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A Guide to Bolton's Administration Situation

We take a look at the current situation at Wanderers, and what slipping into administration could mean for the club

The threat of administration could be looming for Bolton Wanderers
The threat of administration could be looming for Bolton Wanderers
Alex Livesey/Getty Images
The term administration is being bandied around a lot at the moment, as the situation regarding potential takeover bids for Bolton Wanderers remains unclear.

The key fact is that Wanderers have an outstanding tax bill of £600,000 which, if it remains unpaid, will leave Her Majesty's Revenue and Customs with no choice but to issue a winding-up order to the club. Rumours are abounding that club staff have not or will not be paid, after senior players were not paid in November and seems unlikely to be paid in December - especially as the club is stripping back all costs, including bringing to an end the tradition of putting players up in a hotel and arriving together on a coach before the Cardiff game at the weekend.

But if the worst comes to the worst and Wanderers are unable to raise the required funds and did slip into administration, what would that mean for the club?

What is administration?

A club goes into administration when it can no longer pay its bills having been issued with a winding-up order - better known as being insolvent.

In this situation an administrator is appointed by the courts to take over the running of the business, while putting together a restructuring plan, to protect the club from the people or companies they owe money to until a new owner is found.

During the administration period any individual or company the club owes money to will not receive it, which means that any suppliers could go unpaid for months until the process comes to an end. This could include players and club staff.

Sellable assets

A key role of the administrator is to ensure that the club is able to pay back as much of the money it owes to those individuals or companies as possible. This could mean selling off any of the club's assets, including players, ground, training facilities, merchandise - basically anything that could make money, will be sold. In the worst situation, if the club has no assets and no way of raising money, it can then be placed into liquidation which it means it can be shut down.

In Bolton's case insolvency seems extremely unlikely given the rich assets available. Options available to any potential administrator could include selling the Macron Stadium - although how much of the stadium is owned by the club I'm not sure - its top level training facilities at Euxton, any players that other clubs may want, all the stock in the club store, and any other sellable assets.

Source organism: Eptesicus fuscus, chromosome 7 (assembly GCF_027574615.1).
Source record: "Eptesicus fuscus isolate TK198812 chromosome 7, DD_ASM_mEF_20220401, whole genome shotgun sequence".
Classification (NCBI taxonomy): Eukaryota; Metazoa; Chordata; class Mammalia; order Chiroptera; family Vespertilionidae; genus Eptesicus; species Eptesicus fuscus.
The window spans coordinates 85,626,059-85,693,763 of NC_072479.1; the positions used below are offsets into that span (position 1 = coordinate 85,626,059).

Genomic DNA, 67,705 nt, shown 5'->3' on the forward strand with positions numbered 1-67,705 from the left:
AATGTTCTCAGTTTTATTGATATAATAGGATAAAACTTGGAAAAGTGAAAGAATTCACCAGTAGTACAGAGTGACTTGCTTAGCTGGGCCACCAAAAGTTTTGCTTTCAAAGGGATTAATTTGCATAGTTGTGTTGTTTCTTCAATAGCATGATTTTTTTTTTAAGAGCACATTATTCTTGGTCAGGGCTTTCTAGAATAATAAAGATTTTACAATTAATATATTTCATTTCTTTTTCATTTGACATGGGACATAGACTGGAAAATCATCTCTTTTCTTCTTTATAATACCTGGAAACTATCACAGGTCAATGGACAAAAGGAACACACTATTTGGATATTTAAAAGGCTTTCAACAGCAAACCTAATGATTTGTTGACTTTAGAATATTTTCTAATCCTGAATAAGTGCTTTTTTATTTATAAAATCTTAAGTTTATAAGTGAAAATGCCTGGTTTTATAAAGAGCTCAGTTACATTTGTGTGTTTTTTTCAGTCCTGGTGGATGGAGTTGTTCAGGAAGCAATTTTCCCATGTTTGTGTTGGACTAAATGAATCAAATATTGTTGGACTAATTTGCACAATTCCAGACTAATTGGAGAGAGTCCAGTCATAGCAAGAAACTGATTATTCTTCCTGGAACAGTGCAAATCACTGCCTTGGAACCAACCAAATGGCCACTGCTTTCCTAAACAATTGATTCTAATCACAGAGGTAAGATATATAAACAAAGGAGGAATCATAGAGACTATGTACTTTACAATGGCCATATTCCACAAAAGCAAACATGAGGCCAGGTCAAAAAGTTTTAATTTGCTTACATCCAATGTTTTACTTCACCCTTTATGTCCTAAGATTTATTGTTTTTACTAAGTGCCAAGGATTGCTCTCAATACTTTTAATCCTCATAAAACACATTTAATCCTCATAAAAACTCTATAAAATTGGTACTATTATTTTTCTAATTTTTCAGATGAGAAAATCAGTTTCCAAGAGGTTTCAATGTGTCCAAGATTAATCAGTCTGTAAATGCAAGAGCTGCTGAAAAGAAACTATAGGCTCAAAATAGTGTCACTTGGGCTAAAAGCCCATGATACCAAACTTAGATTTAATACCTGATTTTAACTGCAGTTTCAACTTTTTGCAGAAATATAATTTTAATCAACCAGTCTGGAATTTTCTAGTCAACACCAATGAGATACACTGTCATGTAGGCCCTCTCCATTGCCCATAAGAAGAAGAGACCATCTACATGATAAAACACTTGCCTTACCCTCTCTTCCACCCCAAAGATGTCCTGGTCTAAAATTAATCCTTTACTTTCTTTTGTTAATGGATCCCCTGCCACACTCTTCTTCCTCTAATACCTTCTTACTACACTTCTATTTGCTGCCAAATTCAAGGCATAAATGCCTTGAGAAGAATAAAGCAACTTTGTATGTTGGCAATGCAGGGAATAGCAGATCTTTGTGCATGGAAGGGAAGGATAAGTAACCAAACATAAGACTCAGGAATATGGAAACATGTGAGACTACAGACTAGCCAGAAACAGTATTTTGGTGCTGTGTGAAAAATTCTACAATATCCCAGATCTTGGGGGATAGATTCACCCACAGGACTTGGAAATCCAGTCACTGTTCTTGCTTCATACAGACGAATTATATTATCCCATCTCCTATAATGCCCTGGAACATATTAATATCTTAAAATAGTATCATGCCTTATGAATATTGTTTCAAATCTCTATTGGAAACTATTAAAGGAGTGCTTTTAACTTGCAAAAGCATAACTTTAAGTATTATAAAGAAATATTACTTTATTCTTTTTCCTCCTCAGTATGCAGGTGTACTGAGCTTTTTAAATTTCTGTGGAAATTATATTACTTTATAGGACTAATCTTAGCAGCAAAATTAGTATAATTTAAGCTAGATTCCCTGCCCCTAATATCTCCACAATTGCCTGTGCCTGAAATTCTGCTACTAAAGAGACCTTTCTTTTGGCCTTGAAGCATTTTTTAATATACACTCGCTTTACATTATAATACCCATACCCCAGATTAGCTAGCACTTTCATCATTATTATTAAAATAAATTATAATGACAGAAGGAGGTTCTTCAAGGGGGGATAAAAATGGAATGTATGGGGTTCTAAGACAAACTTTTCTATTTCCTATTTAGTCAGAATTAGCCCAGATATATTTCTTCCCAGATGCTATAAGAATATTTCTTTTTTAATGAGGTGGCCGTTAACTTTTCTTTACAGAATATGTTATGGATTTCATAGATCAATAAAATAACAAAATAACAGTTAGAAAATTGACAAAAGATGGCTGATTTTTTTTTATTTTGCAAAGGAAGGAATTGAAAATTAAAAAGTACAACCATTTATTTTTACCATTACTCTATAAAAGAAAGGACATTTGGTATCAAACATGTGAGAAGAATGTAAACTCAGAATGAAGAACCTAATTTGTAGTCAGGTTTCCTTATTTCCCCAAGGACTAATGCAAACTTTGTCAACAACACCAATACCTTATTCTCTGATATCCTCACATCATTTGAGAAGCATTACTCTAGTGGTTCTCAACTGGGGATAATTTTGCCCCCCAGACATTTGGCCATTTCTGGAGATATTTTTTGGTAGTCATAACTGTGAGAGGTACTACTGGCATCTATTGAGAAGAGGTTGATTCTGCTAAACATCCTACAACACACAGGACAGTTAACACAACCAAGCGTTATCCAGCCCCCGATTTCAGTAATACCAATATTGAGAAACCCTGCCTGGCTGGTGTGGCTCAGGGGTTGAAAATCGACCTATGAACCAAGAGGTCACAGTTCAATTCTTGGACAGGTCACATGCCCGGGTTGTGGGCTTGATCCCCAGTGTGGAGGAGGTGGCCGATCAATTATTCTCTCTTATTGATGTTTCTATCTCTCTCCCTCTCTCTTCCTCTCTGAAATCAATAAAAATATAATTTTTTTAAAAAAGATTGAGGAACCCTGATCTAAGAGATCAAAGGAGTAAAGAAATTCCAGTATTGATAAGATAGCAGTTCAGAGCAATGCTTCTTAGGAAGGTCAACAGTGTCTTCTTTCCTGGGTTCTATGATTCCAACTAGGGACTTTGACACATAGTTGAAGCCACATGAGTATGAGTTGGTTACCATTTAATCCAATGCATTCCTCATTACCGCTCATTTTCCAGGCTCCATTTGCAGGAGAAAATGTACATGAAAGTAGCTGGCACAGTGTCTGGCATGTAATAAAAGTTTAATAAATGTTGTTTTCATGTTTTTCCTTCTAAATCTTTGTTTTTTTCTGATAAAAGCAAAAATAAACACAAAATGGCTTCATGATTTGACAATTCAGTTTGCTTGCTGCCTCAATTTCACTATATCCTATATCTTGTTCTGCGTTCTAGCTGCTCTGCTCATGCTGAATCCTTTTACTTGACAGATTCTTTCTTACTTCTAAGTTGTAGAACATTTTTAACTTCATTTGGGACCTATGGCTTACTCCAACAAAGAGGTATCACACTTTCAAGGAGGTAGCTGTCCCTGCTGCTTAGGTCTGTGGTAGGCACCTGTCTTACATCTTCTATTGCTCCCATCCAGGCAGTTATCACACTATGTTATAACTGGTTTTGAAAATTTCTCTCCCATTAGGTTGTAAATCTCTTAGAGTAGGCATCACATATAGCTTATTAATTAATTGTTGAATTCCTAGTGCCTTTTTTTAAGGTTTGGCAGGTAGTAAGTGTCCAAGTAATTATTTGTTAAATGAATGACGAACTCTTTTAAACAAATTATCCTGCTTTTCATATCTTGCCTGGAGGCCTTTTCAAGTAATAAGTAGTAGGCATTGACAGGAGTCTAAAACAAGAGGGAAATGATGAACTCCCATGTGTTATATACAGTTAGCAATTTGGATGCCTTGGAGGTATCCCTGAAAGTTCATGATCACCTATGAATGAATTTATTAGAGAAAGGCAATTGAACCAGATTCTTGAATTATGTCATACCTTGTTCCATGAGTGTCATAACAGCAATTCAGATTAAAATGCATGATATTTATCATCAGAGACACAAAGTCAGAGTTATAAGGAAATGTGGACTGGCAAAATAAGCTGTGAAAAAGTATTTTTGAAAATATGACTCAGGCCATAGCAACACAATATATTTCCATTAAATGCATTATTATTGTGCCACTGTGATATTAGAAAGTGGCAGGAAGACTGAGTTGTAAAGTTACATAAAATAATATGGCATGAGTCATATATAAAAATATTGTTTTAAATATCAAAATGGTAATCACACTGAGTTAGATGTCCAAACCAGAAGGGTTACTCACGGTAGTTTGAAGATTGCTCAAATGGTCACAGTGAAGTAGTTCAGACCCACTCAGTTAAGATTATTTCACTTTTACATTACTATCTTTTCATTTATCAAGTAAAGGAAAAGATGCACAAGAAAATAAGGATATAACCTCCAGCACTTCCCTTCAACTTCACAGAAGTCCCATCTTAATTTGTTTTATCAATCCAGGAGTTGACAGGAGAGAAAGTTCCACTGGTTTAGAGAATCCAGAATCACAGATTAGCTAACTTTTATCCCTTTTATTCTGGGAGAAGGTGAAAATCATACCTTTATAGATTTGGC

Once these assets have been sold off, the wages of players, management and club staff are dealt with as a priority, although they may still face long delays in payment.


A football league club that enters administration will immediately be docked 12 points - which was bumped up from 10 points at the start of this season. As the table stands, this would leave Bolton on 0 points, 16 points from safety and doomed for League One.

The points deduction is designed to stop clubs being financially mismanaged, going into administration as a result of outstanding debt, then restructuring and continuing to borrow more money. It was introduced in 2002 after the collapse of ITV Digital, which went bust still owing the Football League and its clubs £180 million, which led to some clubs going into administration.

Eight Football League clubs have been placed into administration since January 2010, including Portsmouth twice in 2010 and 2012, Crystal Palace in 2010, Plymouth Argyle in 2011, Port Vale in 2012 and Coventry City in 2013. Aldershot Town were the last team to go through the procedure in 2013, with debts of more than £1 million just days after they had been relegated from the Football League. The club found new owners, then agreed a deal with Chelsea for the Premier League club's youth teams to play matches at Aldershot, and is currently playing in the National League.

Next steps

Wanderers and Trevor Birch, who has been appointed to handle all negotiations with potential buyers, will continue to speak with the several rumoured interested parties, who must prove they have the cash to save the club from entering administration.

Main concerns from the club seem to be over the potential buyers' access to funds, as all apparently require some form of borrowing to get a deal done. The next few days will prove vital in ensuring the future of the club, although it does seem increasingly unlikely that a valid buyer will be forthcoming.